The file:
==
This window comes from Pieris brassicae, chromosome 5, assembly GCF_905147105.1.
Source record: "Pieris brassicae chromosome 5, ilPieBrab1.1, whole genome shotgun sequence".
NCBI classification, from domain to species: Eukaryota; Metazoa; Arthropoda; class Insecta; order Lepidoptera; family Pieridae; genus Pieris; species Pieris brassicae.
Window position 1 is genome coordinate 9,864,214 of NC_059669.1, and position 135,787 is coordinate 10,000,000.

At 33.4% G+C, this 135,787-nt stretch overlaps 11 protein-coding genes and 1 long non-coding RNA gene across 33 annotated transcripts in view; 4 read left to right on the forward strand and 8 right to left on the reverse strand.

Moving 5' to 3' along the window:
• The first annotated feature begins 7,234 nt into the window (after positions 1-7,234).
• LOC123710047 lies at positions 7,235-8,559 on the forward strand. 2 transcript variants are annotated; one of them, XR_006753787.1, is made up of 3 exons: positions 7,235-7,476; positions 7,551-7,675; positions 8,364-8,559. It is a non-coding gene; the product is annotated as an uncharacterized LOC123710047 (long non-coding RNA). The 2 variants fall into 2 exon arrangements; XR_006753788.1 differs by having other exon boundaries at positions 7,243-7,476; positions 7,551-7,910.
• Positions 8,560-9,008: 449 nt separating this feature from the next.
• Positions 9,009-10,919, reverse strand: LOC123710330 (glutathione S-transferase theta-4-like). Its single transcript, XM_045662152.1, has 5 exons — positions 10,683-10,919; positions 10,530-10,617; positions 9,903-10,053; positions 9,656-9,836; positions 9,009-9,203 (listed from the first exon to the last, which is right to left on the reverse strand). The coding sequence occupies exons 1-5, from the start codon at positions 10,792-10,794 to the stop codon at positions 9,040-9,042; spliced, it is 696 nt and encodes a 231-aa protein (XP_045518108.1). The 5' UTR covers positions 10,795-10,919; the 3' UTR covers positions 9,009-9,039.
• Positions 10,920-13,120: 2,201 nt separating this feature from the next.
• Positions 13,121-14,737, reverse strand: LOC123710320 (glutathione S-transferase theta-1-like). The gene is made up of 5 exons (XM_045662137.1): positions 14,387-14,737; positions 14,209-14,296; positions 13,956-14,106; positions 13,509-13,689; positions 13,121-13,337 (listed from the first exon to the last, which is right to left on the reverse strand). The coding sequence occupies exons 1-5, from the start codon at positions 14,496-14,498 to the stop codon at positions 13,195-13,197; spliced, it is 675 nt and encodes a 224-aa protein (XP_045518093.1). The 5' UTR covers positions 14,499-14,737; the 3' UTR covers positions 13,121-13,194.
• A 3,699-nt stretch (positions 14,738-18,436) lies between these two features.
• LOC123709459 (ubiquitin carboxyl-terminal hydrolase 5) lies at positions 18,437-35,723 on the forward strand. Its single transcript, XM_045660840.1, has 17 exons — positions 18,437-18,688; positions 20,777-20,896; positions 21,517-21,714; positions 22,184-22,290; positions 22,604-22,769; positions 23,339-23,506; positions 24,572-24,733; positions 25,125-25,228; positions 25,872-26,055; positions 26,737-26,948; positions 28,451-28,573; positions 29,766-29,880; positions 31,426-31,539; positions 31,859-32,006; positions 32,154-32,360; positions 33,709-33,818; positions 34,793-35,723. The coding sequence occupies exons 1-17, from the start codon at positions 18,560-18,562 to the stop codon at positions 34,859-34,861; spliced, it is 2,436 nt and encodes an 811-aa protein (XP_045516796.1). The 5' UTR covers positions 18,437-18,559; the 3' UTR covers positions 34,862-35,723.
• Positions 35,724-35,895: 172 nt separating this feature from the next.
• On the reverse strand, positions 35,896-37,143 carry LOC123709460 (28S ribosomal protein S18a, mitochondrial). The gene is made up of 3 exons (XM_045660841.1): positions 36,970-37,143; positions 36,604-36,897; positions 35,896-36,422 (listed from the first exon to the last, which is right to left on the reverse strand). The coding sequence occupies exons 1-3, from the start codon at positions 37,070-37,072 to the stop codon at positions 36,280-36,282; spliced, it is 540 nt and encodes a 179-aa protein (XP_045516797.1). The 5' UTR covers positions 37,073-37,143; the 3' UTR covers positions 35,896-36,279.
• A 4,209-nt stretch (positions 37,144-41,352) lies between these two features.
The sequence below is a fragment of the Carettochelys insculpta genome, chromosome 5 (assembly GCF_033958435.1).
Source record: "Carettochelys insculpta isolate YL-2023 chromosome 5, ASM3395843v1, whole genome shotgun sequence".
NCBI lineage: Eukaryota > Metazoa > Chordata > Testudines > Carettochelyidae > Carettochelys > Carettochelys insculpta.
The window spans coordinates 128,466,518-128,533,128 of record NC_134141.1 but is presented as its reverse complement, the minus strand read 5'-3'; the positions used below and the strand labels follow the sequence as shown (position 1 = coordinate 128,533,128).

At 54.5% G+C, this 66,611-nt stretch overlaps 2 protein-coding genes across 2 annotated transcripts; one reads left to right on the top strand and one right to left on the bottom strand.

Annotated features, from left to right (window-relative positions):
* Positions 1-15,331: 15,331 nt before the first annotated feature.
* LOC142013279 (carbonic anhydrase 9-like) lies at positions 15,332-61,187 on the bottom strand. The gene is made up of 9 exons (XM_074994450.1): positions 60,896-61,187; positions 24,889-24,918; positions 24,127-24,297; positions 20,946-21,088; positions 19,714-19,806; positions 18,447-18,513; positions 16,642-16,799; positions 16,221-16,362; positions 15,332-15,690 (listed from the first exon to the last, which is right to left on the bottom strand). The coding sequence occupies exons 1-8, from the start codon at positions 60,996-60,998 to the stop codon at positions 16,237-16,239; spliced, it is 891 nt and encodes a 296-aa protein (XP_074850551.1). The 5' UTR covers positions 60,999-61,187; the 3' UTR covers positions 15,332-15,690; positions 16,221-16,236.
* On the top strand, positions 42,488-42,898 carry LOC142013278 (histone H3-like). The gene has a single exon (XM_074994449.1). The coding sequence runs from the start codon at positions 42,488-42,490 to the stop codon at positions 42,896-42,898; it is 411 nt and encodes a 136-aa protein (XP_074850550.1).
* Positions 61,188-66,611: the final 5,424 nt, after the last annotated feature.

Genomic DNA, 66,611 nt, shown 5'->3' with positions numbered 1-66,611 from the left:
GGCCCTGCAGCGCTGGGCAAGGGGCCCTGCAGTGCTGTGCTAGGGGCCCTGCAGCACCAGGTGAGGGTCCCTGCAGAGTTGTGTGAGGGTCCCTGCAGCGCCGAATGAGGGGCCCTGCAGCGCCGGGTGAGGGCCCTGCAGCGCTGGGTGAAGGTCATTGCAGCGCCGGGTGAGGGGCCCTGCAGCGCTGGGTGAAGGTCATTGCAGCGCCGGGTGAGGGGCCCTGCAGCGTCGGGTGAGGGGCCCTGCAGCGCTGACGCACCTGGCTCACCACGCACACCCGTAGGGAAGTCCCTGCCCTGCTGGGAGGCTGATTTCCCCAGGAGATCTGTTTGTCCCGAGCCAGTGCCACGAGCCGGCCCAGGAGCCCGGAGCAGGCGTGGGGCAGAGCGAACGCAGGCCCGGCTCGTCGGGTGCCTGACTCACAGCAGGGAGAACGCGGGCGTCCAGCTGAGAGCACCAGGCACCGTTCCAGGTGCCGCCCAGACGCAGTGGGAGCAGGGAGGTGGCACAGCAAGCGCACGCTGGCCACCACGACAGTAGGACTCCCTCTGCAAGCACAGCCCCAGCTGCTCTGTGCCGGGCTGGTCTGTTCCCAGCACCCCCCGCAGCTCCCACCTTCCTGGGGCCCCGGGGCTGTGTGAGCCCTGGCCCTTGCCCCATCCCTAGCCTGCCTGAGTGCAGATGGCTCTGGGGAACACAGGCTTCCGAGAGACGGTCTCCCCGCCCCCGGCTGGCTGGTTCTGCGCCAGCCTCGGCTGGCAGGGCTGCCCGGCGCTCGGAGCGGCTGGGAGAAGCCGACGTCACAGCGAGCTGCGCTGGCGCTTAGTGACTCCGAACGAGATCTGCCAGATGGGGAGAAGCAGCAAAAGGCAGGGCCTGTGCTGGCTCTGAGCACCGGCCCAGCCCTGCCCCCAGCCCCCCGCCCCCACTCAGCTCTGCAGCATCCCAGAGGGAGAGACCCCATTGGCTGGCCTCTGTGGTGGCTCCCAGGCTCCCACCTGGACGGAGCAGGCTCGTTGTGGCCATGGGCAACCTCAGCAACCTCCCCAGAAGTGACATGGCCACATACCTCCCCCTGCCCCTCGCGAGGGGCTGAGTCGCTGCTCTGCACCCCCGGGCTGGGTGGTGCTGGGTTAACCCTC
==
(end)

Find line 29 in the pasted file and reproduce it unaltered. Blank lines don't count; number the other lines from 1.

GGCCCTGCAGCGCTGGGCAAGGGGCCCTGCAGTGCTGTGCTAGGGGCCCTGCAGCACCAGGTGAGGGTCCCTGCAGAGTTGTGTGAGGGTCCCTGCAGCGCCGAATGAGGGGCCCTGCAGCGCCGGGTGAGGGCCCTGCAGCGCTGGGTGAAGGTCATTGCAGCGCCGGGTGAGGGGCCCTGCAGCGCTGGGTGAAGGTCATTGCAGCGCCGGGTGAGGGGCCCTGCAGCGTCGGGTGAGGGGCCCTGCAGCGCTGACGCACCTGGCTCACCACGCACACCCGTAGGGAAGTCCCTGCCCTGCTGGGAGGCTGATTTCCCCAGGAGATCTGTTTGTCCCGAGCCAGTGCCACGAGCCGGCCCAGGAGCCCGGAGCAGGCGTGGGGCAGAGCGAACGCAGGCCCGGCTCGTCGGGTGCCTGACTCACAGCAGGGAGAACGCGGGCGTCCAGCTGAGAGCACCAGGCACCGTTCCAGGTGCCGCCCAGACGCAGTGGGAGCAGGGAGGTGGCACAGCAAGCGCACGCTGGCCACCACGACAGTAGGACTCCCTCTGCAAGCACAGCCCCAGCTGCTCTGTGCCGGGCTGGTCTGTTCCCAGCACCCCCCGCAGCTCCCACCTTCCTGGGGCCCCGGGGCTGTGTGAGCCCTGGCCCTTGCCCCATCCCTAGCCTGCCTGAGTGCAGATGGCTCTGGGGAACACAGGCTTCCGAGAGACGGTCTCCCCGCCCCCGGCTGGCTGGTTCTGCGCCAGCCTCGGCTGGCAGGGCTGCCCGGCGCTCGGAGCGGCTGGGAGAAGCCGACGTCACAGCGAGCTGCGCTGGCGCTTAGTGACTCCGAACGAGATCTGCCAGATGGGGAGAAGCAGCAAAAGGCAGGGCCTGTGCTGGCTCTGAGCACCGGCCCAGCCCTGCCCCCAGCCCCCCGCCCCCACTCAGCTCTGCAGCATCCCAGAGGGAGAGACCCCATTGGCTGGCCTCTGTGGTGGCTCCCAGGCTCCCACCTGGACGGAGCAGGCTCGTTGTGGCCATGGGCAACCTCAGCAACCTCCCCAGAAGTGACATGGCCACATACCTCCCCCTGCCCCTCGCGAGGGGCTGAGTCGCTGCTCTGCACCCCCGGGCTGGGTGGTGCTGGGTTAACCCTC